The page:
As such the British School offers a select group of teachers the chance to develop their skills in a stimulating environment, where commitment is rewarded, and teaching excellence is expected. A good teacher is always learning and we encourage therefore, an on-going support and education programme to aid new and experienced teachers to expand their range of talents, to develop the most modern communicative techniques and to overcome new challenges. Teachers will occasionally give methodology. or grammar presentations to their peers. The School seeks to improve upon many of the teaching innovations developed originally in England in the 60s and 70s by Haycroft and others, especially at International House in London, which sought to use the practical process of communication itself, as opposed to over-reliance on "explanation", as the means of effecting learning. Our tutors are encouraged to debate learning strategies and teaching methodologies, and how they can best be used in mono-lingual situations.



  Students are at various EFL levels, but intermediate to advanced form an increasing part, which is why on-going teacher education remains a British School priority. 95% are adults and learn in small groups (ten is a theoretical maximum though four is the average) or as individuals; lessons are mostly 60 or 90 minutes long; students are tested and groups graded.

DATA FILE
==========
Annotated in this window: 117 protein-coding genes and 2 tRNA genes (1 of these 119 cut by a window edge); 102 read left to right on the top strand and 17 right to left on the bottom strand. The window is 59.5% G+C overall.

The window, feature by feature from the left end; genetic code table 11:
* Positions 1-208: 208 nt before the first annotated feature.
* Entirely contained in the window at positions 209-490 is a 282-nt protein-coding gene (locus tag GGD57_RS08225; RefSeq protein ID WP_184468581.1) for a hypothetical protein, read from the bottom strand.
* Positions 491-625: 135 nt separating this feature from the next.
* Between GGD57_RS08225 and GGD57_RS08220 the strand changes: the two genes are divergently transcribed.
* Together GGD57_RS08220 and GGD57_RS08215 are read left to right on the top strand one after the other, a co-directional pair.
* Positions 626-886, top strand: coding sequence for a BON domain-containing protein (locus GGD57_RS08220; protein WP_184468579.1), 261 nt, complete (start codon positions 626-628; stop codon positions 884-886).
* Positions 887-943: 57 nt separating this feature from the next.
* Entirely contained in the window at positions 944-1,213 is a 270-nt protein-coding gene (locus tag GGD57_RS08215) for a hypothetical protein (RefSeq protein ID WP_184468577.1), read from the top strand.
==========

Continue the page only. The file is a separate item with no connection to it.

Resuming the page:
Courses range from general English (Headway and New Cambridge are standard books), Business English and ESP.

The locations are: at the school's premises or in company offices.

The school is small by policy, and so that we can retain the quality of the education we offer we have restricted our expansion despite increasing requests from international companies and government institutions. Small groups could include all types of people, for example young shop girls, college students (adults form by far the majority of our intake and we have no plans to teach in local schools), while individual students have included TV presenters, the governing board of the state central bank, company chairmen, and the Prime Minister's Chief of Staff. But the school is committed to quality of education, whether our learners are cabinet ministers or students.


Quality of teaching staff is a priority here, which is why our policy has always been to properly reward our teachers.

Successful applicants appointed to the post of Teacher of English, will start in September for one academic year (including breaks), with a weekly maximum of twenty-six teaching hours. Same unused teaching hours may be set for occasional meeatings. The School does not, unlike most other language schools, rely upon evening classes, with the advantage that teachers can make more use of their leisure time.

The average actual contact time in 2003 - 2004 was under 20 hours per teacher, though this may increase occasionally. Teachers on low hours (eg at the start of the contracts) recieved the same fixed salary and may have some hours designated for lesson preparation etc.